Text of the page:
Have you ever seen an Amazon Book description that looked absolutely stellar? Nice big words, perfect layout, well structured?
Well, there’s a secret to how self-publishers are making it look that way. They’re using Amazon’s approved HTML. That’s right…they’re coding it to look that way, and you could too.
By adding a little code to your book description, your sentences can now be bold, underlined, or even bigger in size.
As you can see, there is a clear difference between a well-structured book description using Amazon’s HTML and a book description that doesn’t use HTML.
And it isn’t as simple as writing it in Word Document and copying and pasting…nope. That well-formatted beauty requires a little HTML love.
So, in this article, I’m going to show you exactly how you can tap into this even if you know nothing about HTML or CSS—and I’ll also introduce you to a free book description tool that will help you build beautiful, eye-catching descriptions so that your book will stand out and get even more customers.
Amazon Book Description Tips
Lucky for us, Amazon allows us to use special snippets of code to access their font styles…all you need to do is type the right things around your book description sentences to make your book description words stand out and look great.
To do this, let’s first look at what you’re allowed to do:
Don’t worry if you don’t know what all that means because I’ll show you.
To get your words to do the above, all you need to do is sandwich your sentence or words with the <fill in the code> above and end your sentence or word with <fill in the code/>. (Don’t write “fill in the code”—instead, use the cheat sheet above to see what letters will make the change you’re seeking.)
HTML Examples for Each Tag
Now that you know how to wrap each tag around a sentence and which HTML tag you can use, let’s go through each, how it’s applied, and how it will look on the US Amazon Market.
Header Font Size:
To get the words to be larger, you’ll need to use the Header Tags which are <h1>, <h2>, <h3>, <h4>, <h5>, and <h6>. The H1 tag is the largest with H6 the smallest.
Let’s see what they look like when wrapped around a word:
To make a sentence or word bold, all you need to do is wrap that word or sentence with <b></b>
Like this: Self-Publishing School is <b>amazing</b>.
To make a word in italics, you can use either <i> or <em>
Like this: Self-Publishing School is <i>amazing</i>.
Underline uses <u></u>
Like this: Self-Publishing School is <u>amazing</u>.
If you want to separate some text with a horizontal line, all you have to do is add <hr> and it will look like this:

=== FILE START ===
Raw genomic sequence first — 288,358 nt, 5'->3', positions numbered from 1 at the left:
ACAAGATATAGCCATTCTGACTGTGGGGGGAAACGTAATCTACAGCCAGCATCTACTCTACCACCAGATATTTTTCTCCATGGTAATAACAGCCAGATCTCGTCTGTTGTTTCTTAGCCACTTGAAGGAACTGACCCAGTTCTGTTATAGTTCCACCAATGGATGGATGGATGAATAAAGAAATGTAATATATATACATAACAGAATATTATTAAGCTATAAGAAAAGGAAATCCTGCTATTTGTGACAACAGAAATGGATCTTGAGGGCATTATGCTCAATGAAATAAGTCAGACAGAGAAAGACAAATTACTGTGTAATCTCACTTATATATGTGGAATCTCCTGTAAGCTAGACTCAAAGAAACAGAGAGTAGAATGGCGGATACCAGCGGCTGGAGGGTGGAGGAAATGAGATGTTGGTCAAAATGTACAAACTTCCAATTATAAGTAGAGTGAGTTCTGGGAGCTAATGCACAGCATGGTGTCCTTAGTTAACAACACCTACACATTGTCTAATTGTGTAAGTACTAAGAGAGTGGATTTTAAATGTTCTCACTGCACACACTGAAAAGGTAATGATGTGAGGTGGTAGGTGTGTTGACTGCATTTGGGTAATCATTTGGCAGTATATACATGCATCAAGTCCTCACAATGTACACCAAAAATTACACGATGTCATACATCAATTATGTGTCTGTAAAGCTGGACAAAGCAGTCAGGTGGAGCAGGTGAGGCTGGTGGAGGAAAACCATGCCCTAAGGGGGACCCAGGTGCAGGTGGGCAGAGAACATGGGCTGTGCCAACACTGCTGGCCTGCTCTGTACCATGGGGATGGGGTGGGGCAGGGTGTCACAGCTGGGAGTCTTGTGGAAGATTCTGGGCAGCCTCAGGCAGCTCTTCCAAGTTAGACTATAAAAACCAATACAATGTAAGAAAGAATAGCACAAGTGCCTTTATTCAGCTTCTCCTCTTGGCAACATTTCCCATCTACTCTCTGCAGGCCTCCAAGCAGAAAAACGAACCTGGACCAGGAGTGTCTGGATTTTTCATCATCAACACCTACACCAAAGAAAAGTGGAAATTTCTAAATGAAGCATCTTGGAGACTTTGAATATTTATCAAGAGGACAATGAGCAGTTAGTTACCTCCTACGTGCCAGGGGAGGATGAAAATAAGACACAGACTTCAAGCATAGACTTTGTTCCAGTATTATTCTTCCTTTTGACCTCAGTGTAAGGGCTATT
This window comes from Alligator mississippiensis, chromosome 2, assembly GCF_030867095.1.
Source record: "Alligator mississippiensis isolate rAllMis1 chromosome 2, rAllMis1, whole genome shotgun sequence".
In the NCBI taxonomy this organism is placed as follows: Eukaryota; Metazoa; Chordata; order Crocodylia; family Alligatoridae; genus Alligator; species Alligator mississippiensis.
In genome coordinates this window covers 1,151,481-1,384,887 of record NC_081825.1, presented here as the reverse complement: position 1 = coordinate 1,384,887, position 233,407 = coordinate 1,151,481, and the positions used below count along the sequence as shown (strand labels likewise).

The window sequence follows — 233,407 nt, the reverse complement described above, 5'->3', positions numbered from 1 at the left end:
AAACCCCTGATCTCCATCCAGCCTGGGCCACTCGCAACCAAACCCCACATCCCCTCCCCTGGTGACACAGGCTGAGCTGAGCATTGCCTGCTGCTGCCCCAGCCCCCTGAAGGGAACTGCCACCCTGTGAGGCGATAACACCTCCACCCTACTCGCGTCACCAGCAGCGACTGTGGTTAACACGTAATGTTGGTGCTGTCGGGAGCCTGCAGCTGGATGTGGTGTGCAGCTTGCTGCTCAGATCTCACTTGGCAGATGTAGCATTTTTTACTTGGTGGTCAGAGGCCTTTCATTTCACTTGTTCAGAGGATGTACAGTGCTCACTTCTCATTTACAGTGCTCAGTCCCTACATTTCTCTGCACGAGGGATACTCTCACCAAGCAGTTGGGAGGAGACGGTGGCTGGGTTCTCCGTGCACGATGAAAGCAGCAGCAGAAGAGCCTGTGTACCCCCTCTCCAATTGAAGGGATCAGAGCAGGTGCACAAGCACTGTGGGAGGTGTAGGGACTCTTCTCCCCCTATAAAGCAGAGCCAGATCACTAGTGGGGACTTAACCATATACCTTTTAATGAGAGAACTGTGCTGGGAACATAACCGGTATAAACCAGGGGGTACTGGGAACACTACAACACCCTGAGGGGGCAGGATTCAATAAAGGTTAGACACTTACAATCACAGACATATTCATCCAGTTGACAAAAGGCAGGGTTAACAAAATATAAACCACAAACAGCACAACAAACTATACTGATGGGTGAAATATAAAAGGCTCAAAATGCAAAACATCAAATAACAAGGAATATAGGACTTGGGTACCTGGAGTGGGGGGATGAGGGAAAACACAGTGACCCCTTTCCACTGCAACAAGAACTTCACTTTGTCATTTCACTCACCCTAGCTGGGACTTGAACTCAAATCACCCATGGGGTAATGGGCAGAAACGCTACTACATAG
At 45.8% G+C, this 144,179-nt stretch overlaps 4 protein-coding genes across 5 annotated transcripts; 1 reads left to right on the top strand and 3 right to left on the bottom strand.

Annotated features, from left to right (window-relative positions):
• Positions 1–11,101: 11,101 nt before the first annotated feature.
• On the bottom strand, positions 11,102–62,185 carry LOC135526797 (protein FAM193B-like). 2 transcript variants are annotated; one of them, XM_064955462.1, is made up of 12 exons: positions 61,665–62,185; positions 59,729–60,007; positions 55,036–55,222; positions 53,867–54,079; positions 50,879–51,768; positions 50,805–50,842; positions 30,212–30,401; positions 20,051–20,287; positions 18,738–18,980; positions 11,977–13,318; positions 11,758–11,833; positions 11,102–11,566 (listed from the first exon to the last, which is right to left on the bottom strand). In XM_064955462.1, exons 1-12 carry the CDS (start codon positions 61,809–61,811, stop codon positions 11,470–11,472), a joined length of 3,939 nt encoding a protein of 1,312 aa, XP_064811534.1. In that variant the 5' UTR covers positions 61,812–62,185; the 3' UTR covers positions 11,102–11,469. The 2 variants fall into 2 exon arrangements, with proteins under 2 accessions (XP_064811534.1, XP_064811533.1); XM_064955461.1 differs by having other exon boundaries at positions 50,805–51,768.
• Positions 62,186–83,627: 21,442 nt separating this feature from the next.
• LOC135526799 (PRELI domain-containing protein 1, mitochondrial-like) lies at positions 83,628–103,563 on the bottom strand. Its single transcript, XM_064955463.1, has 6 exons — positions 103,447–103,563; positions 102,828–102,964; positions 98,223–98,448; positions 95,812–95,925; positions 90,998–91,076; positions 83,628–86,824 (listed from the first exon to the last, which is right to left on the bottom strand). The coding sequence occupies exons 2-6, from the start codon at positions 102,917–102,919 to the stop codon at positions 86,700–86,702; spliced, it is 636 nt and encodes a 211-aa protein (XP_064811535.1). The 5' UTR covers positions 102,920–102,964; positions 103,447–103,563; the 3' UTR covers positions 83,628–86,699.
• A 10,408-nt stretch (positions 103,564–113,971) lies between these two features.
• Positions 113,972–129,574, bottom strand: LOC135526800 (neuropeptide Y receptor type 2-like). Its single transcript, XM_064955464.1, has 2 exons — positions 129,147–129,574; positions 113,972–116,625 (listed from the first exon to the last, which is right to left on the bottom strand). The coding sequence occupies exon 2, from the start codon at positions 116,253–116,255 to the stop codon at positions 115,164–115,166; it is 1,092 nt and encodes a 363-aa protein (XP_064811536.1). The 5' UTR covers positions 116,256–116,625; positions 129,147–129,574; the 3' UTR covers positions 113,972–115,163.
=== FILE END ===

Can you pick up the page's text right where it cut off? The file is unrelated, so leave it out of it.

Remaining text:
There are two types of lists: Ordered lists and Unordered lists. Ordered lists are numbered 1, 2, 3, etc. Unordered lists are bullet point lists.
Unordered are denoted at the beginning using <ul> and their structure looks like this:
<li>Unordered Item One</li>
<li>Unordered Item Two</li>
<li>Unordered Item Three</li>
Ordered Lists are denoted by the <ol> and their structure looks like this:
<li>Ordered Item One</li>
<li>Ordered Item Two</li>
<li>Ordered Item Three</li>
Free Amazon Description Generator Tool
Hand coding your own book description can be tedious. That’s why I designed a special free software that lets you see real time what your description will look like. It’s called the Amazon Book Description Generator.
Just type in or copy and paste your book description, highlight a section, and click the button to make it look the way you want it.
Once you’ve gotten it the way you like, then just click the button “Get My Code” and it will automatically create the HTML code you need to make your description look like you designed it.
Then take that code, go to the KDP bookshelf and update your book’s description.
Examples of Well Formatted Book Descriptions
So as to help you get your creative juices flowing, here are some examples of other books who have used book description formatting and taken it to the next level:
Chandler Bolt’s Book Launch: Clean, and effectively uses the bold feature to highlight the most important words. That way, those that skim the description will immediately see the parts that Chandler wants you to see.
Patrick King’s Conversion Tactics: One of the most effectively uses of underline as well as neatly organized information with bullet points. One thing I really think that Patrick has rocked with this is his final sentence, the Call to Action (CTA). It leaves a strong lasting impression and how can you NOT see it?
Steve Scott’s Learn Email Marketing Blueprint: Again, a well laid out description that highlights the right spots and makes it easy on the eyes. But my favorite part about his book description is the first paragraph. That paragraph shows up even before the person clicks “read more.” Basically, Steve has made it so that his most catching hook is highlighted, and featured right smack dab at the top of his sales page. Nice move.
So, now that you know what is allowed by Amazon, how to code HTML for book descriptions and a cool tool that is completely free that will do it for you, it’s time you get started in creating your book descriptions.
Once you’ve created a savvy looking book description, comment below with your book’s link, and I’ll check it out and respond.